My brother and I with various relations set out
hand-in-hand down shadow-clasped lanes.
Clouds dancing with sunbeams, wind playing with my hair-
the day I first had oysters on the half-shell.
Whiffs of Eucalyptus, my mother’s smell to me
called us further into the valley,
till the great trunks, like sentries, as we passed bowed away
and we found ourselves on market street.
Tents, an encampment, lining the square-
their admirals busy selling their wares-
while civilians rushed, oblivious of war,
to buy peaches and strawberries and pears.
We wove our way, like cats in a kitchen,
through the masses and hubbub of happiness,
till one stand we came to, full of oysters on ice
and my uncle bought four to share.
They looked like old men (yes, they did), to me-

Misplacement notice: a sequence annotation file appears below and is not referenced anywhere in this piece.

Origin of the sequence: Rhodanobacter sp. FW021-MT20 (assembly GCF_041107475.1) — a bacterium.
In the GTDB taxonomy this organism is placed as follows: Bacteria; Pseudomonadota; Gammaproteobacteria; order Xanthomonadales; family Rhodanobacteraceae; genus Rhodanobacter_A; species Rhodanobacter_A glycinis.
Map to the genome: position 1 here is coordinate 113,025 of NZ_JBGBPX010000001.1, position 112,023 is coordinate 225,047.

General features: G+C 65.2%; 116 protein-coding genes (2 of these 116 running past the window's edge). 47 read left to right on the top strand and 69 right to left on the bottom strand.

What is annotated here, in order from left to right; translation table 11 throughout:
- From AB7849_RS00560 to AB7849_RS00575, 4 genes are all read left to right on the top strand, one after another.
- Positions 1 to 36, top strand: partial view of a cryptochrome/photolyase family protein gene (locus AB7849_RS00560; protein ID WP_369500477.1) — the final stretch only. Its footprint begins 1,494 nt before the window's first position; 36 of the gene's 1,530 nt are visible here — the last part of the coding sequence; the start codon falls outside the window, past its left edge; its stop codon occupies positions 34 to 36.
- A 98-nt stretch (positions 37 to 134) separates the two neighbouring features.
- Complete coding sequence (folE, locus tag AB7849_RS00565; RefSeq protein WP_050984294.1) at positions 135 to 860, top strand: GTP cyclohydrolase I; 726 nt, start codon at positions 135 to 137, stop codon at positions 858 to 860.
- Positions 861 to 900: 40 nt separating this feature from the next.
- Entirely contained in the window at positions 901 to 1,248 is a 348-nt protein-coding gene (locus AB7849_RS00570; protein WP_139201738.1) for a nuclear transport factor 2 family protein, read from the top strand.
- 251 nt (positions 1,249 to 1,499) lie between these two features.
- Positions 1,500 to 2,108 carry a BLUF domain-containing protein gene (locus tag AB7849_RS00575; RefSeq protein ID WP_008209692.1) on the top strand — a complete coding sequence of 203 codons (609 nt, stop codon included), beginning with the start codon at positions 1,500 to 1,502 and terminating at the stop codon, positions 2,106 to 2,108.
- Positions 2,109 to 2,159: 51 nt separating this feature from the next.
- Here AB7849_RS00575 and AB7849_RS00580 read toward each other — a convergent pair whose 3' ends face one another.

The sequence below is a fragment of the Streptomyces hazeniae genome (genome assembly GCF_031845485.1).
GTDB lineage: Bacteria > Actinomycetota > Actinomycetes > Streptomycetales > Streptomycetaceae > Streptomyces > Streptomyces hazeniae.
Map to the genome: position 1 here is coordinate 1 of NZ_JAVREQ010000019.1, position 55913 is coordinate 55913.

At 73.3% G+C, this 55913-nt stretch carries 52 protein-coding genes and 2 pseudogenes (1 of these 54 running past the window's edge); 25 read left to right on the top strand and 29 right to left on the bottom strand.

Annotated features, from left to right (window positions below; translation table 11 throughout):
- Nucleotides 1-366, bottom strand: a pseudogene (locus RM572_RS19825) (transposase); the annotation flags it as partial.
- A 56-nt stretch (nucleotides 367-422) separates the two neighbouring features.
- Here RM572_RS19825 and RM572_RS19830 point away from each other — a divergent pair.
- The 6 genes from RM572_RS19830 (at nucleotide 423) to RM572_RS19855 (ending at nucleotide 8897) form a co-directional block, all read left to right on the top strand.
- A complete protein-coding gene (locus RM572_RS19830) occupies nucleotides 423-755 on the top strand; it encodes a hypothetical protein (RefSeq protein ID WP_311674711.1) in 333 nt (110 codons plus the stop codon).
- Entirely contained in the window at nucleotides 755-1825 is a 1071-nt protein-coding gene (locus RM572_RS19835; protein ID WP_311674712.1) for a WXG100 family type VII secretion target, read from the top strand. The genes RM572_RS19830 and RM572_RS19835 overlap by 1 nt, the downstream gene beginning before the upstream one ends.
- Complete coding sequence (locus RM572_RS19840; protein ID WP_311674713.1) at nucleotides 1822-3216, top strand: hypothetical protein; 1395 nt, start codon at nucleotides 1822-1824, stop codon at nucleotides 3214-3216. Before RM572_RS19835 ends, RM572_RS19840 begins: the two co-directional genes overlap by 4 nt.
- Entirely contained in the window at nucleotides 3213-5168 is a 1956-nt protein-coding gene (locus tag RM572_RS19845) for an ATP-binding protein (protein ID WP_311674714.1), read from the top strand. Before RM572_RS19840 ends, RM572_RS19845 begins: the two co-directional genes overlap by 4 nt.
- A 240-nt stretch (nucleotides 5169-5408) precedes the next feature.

oiled and wrinkled with age.
But the murmurs of wonder, and licks of delight
caved my spirit, and I said, “I’ll try a bite.”
The sauce went on, the hand was held out,
and the oyster was put to my mouth.
SLURP! GULP! SQUEAL! SQUEAM!
Oh, horror! On the shell of an oyster!
The sauce was all gone, I’d have spit it out-
but ice bulk of the oyster filled my mouth.
I gagged and I gulped and I smiled through my tears,
my tongue massaging my teeth.
“Do you like it?” they asked. I don’t know what I said.
I swallowed, murmuring something to pass time.
And the next thing I knew, it was over and done
and we moved on under the smirking sunshine.